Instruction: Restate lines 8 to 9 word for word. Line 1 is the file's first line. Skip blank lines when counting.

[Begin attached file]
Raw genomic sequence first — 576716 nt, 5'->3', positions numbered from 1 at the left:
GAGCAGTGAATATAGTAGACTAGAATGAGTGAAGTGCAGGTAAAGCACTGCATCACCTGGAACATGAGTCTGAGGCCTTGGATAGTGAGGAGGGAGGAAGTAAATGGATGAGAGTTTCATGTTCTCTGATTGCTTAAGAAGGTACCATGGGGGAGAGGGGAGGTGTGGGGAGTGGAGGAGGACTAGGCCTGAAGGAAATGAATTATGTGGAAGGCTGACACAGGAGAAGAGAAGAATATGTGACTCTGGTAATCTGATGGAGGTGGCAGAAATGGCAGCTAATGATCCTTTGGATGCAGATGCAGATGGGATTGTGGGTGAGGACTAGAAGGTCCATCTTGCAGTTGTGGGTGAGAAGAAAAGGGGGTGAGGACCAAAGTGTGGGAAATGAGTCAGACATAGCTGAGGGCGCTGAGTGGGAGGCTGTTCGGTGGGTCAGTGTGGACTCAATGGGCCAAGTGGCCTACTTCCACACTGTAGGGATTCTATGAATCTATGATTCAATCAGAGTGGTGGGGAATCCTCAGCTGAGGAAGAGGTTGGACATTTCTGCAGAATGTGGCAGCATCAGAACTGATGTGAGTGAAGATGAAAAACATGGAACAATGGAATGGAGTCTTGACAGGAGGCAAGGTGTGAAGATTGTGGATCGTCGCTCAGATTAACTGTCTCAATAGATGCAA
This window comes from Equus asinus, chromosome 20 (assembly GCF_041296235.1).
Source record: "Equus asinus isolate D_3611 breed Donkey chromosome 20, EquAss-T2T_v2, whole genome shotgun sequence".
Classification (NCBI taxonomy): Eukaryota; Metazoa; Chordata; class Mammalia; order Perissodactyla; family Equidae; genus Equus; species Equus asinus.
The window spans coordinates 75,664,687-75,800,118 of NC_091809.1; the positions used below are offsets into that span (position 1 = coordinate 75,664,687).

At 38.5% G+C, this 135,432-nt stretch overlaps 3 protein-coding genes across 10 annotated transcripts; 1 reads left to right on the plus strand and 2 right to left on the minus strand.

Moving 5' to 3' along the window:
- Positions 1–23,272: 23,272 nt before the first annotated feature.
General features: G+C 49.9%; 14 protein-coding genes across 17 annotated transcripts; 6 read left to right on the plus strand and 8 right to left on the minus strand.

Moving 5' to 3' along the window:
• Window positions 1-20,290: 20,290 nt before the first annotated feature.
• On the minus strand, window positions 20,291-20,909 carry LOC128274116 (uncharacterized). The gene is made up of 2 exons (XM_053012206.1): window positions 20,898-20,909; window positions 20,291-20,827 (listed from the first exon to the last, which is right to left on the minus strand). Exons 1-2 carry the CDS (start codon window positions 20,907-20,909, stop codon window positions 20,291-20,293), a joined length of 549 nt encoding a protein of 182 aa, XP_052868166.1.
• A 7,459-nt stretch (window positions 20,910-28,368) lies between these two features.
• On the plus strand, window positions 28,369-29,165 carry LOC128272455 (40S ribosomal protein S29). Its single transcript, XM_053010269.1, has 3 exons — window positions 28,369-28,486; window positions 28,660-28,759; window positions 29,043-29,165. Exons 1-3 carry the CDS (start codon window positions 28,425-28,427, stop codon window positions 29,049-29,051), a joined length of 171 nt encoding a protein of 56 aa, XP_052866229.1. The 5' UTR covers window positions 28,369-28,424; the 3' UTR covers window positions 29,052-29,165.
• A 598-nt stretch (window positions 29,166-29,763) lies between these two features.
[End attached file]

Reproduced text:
Moving 5' to 3' along the window:
- Positions 1–23,272: 23,272 nt before the first annotated feature.